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I’ve worked with Developmentally Disabled Adults for 25 years. They can live wonderful full lives in the community. In nj they can pick how they receive their care. Supportive living through agencies supplies so many levels of care. Like living in apartments. Getting jobs, using transportation. Short term memory challenges is the least of the challenges I’ve worked with.
I suggest you contact your Board of Social Services and find out your options. Also contact the office on Aging and disabled services.
Find other families that meet and use them as your support and networking source.
By the way I managed a group home of 5 males that transitioned out of the antiquated institutional care level.
This home was in an upscale “regular” neighborhood. It was beautiful and our staff loved our guys like family. The residents families were always welcome and enjoyed their visits.
Help this young man live his own life. You will all be blessed.
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Emotionalwreck Jul 19, 2021
Thank you! When he does eventually move here, we've talked about getting him into a program that can teach him independent living skills and help him find a job, transportation, etc. Right now, he's working and they provide transportation for him. He's able to do the majority of things on his own, except manage his finances and has somewhat of a limited understanding of social norms/cues. He still acts as though the people around him are the adults and he's the child, so he doesn't contribute financially for things like food, bills, etc. I think if we can get him into the right program, maybe my fiance will see that he's able to do more than what he thinks he can. Even if he doesn't live on his own ever, I think he should still have more skills than he has now.
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He is not her husband. She is not his wife. Spouses have rights while fiances do not. Many women give up years of their lives on the promise of a wedding ring being put on their fingers and, for whatever reason, it doesn't happen. Why buy the cow when you get the milk for free comes to mind. Many men take advantage of women. Caregiving destroys marriages. There isn't even a marriage in this case.
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Emotionalwreck Jul 19, 2021
I've waited a very long time for marriage and children, so I feel you on this and I agree. I've done many things that are "wife status" but it's always appreciated by my fiance. We're getting married next year and planning to have a child if we're able to. Who knows? Maybe having a child will change his mind on trying to help his brother be more independent. His brother could also eventually get married and want a life of his own someday. He's been with his girlfriend for many years, but she lives in a group home and I'm not sure if they'd be able to live together at any point.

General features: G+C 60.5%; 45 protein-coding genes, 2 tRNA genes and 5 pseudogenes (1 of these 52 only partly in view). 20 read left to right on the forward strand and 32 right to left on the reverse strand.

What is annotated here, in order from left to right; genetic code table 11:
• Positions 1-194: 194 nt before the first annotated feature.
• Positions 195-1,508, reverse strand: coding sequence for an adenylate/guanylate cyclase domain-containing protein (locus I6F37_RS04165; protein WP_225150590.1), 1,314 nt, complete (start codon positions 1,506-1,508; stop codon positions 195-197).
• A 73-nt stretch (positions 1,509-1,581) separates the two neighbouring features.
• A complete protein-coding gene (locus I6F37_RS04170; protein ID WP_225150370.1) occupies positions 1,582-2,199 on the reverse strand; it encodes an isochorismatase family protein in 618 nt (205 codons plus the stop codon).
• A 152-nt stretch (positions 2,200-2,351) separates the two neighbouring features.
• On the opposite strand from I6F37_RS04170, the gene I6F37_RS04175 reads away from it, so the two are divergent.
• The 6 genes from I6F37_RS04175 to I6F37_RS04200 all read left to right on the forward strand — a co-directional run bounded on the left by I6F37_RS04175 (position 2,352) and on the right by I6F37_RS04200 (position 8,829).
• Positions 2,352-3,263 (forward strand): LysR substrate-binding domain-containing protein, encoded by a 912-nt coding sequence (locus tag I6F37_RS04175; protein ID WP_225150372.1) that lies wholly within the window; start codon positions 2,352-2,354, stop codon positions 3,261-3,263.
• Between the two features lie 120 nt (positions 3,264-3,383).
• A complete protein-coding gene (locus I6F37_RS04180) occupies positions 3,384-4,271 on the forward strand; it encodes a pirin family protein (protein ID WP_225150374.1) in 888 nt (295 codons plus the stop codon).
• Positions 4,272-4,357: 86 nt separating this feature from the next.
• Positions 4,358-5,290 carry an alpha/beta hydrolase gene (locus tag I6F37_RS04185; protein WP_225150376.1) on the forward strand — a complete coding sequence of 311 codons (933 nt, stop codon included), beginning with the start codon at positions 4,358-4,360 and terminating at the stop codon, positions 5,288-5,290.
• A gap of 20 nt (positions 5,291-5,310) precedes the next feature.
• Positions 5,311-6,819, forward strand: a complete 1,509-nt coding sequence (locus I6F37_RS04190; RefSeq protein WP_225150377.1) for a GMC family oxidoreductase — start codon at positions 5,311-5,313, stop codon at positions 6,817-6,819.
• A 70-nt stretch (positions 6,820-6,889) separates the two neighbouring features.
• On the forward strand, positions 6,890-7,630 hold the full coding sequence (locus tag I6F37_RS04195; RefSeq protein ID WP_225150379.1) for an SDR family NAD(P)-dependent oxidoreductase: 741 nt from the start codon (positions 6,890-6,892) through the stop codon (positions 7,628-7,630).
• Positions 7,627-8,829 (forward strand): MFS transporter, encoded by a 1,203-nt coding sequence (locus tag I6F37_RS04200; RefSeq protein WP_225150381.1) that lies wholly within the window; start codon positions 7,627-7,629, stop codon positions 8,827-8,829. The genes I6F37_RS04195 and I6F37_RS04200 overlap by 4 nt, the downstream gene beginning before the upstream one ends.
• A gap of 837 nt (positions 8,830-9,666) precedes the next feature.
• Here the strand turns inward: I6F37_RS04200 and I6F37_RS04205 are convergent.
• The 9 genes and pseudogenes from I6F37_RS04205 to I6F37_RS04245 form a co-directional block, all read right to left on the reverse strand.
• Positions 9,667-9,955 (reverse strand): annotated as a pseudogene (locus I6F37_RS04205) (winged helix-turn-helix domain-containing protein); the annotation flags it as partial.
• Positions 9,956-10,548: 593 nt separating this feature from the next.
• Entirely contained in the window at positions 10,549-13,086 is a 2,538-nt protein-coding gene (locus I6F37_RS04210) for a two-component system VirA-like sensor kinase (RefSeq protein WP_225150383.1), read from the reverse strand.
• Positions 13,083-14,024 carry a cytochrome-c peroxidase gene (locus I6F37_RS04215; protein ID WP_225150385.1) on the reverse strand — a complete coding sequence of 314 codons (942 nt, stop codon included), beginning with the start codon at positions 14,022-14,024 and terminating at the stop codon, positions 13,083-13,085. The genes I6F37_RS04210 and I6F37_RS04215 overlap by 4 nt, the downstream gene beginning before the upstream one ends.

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I don't wish to be critical, or negative, but I see in this situation one comparable to others in which the female is asked to care for her BF's or husband's parents, sometimes before marriage, or sometimes after.

Something to remember is that if you agree and commit to your to-be BIL living with you, you go into a marriage under that assumption and condition.   If you end up caring for him more than you planned, and you change your position, how would your then husband respond? 

This seems to be the crux of these kinds of situations, i.e., that the woman is the caregiver, is expected to step up and compromise enough to care for the relative, and ends up ready to walk out from frustration of being the Cinderella in the family.

I don't wish to be harsh, but I cringe whenever I think of this kind of situation and how it could ruin a marriage.

I do understand your fiancé's position, though.     I would research what's available and try to find out what specifically is available, including some kind of training that could help him live independently.
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Emotionalwreck Jul 19, 2021
Thank you for your input! I think my attitude has changed within the last few months because I'm seeing more that my fiance's brother is less able than I believed he was. Sometimes it seems he can remember things clearly, but then he'll do something like try to dry his clothing in the oven. We're teaching him some basic things but he will definitely need a program to teach him what we can't. I realize it's a great stress to any relationship but it's something I agreed to at the outset of the relationship. My fiance is stepped up a lot lately with his brother and does most of the caring for him, unless he's working. I do very little for his brother unless I choose to (like showing him how to cook his own dinner).
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Get an assessment from a social worker specializing in disabilities. Let an expert give you and your fiancé a clearer picture of where your BIL stands now and what the future may hold. I think the stigma of a group home is an issue with your fiancé, and he’s thinking of his own needs, when a good group home could be more beneficial to his brother. An assessment could fill in a lot, including knowledge of the best places to consider. Nothing is a sure thing for the future, but keep in mind that bringing BIL into your home will be a bigger source of stress than you could ever imagine. If he gets worse, how will things go if you have kids? Practically everyone on this forum who has taken in a loved one who requires a lot of care has come to regret it. Then they struggle with what to do next—where to place them and feelings of guilt and sadness. This gets worse when there’s disagreement about keeping the person at home or putting them elsewhere. As a wife the bulk of the care will likely fall on you. It’s great that you and your fiancé are thinking about this now.
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alzdone Jul 18, 2021